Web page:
The humanoid nature of the aliens might be worth looking into. The general consensus among xenobiologists (the only science without a subject, as it’s been called) is that there won’t be any human-looking aliens. Using a very slapdash approach, if each step in evolution had only two alternatives and every star in the Galaxy had intelligent life on one planet circling it, it would take only thirty-nine steps for every such species to be different. On the other hand, evolution really comprises order imposed on randomness by the constraints of biology and the influence of the environment, and this frequently leads to similar organisms. For instance, a flower-like body plan crops up over and over again in the animal, protist and plant kingdoms, even without similar pressures. As for humans, well, maybe we’re just what intelligent tool-using life forms end up looking like, but I personally doubt it. There are reasons for supposing the opposite though.
The illustration at the start of this post is notoriously interpreted by many as an astronaut at the controls of a spaceship. It’s from Palenque (I’m not sure about the political significance of this spelling incidentally – at school we were taught the spelling “Palenki” and that may be less culturally imperialistic but I’m not sure how Yucatec Maya uses Latin script). This is in fact a bas relief of Pacal (and again I don’t know how to reproduce Mayan glyphs inline), a ruler of the area in question. The Von Dänikenische interpretation of that carving is that the snakes’ heads at the bottom (right) are the bottom of a space capsule, there are flames coming out of them, the thing to Pacal’s left/above Pacal is a control panel and so on. Here’s a link to an illustration of that interpretation in detail.
Glossing over what was happening on the Other Side at the time, which is in fact VASTLY significant to many people, on 26th November 1977, as well as there being a really good episode of ‘Doctor Who’ on BBC1, BBC2 broadcast a Horizon special called ‘The Case Of The Ancient Astronauts’. There must’ve been something in the water on that day, because a nice throwaway tidy-up line at the end of the documentary ended up hugely influencing my thoughts on the matter for years afterwards:
The achievements of the past tell us nothing about spacemen (sic), but a great deal about the intelligence of our ancestors. And if we are ever to find other intelligent life among the stars, it’ll be because we continue to apply that inventiveness and that questioning spirit which the ancient astronaut theory seeks so strongly to deny.
And it’s true of course. The idea of ancient astronauts guiding every great achievement of the human race makes us look as if we’re unable to take the initiative, and also carries with it the suggestion that primitive people were primitive more than they were people. I may be reading too much into this but there seems to be an overtone of colonialism there, in that if a non-Western civilisation comes up with something technologically sophisticated it is automatically explained via alien intervention. The TV series ‘Ancient Aliens’ may be a little better in this regard for all I know, but that’s only because it’s had to keep dredging the bottom of the well for more source material to shoehorn alien intervention into. I don’t know how seriously viewers have taken that programme but if they have, it hasn’t done their critical thinking skills any good. However, I do have a slightly more sympathetic take on this because I think for some people belief in ancient astronaut intervention is a form of religious expression, which is seen elsewhere in for example the Raelians, the Aetherius Society, Scientology and tragically also the Heaven’s Gate cult. Since I am religious, possibly even pathologically so, I can’t help thinking that there’s a widespread instinctive human need for religion and this is an example of a new set of religious beliefs with pseudoscientific trappings. Like some other religious beliefs, it portrays humans as helpless, and this strong statement made at the end of this documentary made quite an impression on me.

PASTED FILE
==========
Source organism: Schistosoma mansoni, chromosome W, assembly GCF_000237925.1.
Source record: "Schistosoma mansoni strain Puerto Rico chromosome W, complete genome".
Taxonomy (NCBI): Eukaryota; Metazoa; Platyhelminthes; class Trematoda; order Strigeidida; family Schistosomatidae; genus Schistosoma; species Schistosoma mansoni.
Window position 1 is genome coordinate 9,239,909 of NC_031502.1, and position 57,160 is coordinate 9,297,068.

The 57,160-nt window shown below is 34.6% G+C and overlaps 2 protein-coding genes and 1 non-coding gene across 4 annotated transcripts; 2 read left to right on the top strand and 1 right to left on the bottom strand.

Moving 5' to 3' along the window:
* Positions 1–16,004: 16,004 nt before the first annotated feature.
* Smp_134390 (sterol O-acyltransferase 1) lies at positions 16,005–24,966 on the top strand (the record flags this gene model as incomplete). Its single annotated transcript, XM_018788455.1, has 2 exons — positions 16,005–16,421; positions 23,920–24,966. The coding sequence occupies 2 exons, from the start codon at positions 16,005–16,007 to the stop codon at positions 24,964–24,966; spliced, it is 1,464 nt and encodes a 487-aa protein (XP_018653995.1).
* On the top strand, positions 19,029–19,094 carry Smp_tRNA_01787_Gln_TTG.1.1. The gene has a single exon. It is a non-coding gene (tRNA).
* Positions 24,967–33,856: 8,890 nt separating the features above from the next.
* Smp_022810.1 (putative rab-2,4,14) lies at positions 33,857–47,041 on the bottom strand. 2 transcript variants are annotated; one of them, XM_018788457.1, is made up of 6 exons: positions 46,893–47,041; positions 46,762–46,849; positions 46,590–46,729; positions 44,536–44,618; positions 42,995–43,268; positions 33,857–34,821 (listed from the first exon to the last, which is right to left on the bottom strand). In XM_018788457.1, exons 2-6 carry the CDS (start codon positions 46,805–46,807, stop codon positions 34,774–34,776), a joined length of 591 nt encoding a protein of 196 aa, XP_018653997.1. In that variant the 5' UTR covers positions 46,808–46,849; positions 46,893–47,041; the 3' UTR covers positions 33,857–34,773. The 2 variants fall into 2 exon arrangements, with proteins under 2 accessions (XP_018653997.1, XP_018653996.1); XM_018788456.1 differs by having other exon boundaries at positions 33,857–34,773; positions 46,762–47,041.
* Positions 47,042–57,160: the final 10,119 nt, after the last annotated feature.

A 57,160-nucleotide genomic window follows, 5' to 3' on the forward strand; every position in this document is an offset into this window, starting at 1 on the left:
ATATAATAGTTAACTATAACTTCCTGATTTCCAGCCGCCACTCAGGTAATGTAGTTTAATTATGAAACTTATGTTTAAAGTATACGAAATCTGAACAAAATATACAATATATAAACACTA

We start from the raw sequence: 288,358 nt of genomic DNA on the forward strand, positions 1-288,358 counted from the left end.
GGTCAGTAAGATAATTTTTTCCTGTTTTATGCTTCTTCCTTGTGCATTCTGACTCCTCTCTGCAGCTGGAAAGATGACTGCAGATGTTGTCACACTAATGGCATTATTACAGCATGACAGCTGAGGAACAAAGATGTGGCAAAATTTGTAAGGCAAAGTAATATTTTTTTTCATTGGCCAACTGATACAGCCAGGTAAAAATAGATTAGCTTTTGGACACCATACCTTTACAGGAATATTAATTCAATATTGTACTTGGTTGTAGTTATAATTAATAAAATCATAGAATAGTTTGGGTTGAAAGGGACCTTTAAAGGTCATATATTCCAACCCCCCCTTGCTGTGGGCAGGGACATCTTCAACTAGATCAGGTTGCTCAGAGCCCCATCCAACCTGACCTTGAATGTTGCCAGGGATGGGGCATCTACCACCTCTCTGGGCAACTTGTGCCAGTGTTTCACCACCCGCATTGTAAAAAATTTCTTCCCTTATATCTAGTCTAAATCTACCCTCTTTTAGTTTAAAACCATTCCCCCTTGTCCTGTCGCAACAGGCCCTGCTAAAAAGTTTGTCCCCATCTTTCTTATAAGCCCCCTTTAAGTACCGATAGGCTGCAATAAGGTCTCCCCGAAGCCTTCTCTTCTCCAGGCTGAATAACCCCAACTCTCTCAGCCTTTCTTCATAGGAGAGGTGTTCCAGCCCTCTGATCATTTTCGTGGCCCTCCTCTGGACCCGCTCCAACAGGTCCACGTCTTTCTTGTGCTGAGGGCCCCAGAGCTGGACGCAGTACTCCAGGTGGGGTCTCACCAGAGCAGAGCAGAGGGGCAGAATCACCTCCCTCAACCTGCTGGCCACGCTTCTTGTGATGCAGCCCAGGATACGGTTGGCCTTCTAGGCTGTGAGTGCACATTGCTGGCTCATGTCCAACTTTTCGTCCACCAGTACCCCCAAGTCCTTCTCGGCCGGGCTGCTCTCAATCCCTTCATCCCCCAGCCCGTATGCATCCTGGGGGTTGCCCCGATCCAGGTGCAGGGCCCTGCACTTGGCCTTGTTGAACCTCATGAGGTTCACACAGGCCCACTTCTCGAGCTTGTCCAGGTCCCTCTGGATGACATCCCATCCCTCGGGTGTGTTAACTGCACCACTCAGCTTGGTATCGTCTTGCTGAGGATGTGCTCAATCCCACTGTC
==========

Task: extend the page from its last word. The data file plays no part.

Remember first of all that I was only ten at the time. I took on board the idea of human ingenuity and resourcefulness, but didn’t reject the ancient artefacts. As far as I was concerned, there was still a mystery to be resolved vis à vis the likes of the Baghdad Battery, the stainless steel pillar in India, the nuclear war in the ancient Indus Valley and so on. I even attempted to write my own version of ‘Chariots Of The Gods?’ likening snakes to trains and so forth, which was more for fun than anything I took seriously. It was kind of a parody, which ‘The Burkiss Way’ was doing better at the time with their Eric von Kontrick character, who incidentally was a creation of Douglas Adams – his fingerprints are all over the sketch.
These are the odd conclusions I drew at the time, which turned out to be remarkably durable. It’s a good example of my tendency to believe it’s important to be delusional in order to support one’s mental health:
I started with the discovery of fire by Homo erectus. This species was the first whose cranial capacity overlaps that of today’s humans. Two important sets of remains are the Peking and Java Men, the second of which is more like Homo sapiens than the latter. I have to say that although they’re portrayed as another species, since they’re not around today I don’t think there’s any firm evidence that they could not have formed a breeding population with us, the Neanderthals and the Denisovans, and therefore that their physical differences from us may be due to evolution having occurred within our species. I suspect that we are they. Their earlier members had a cranial capacity of 600-800 cm3 but later on it had exceeded a litre, reaching 1250 cm3 . Archaic H. sapiens are actually smaller than that at 1200. I could introduce a lot of stuff that I’ve learnt since then and changes due to scientific findings, but I’m going to stick to this impression as it’s what I based my thoughts on at the time.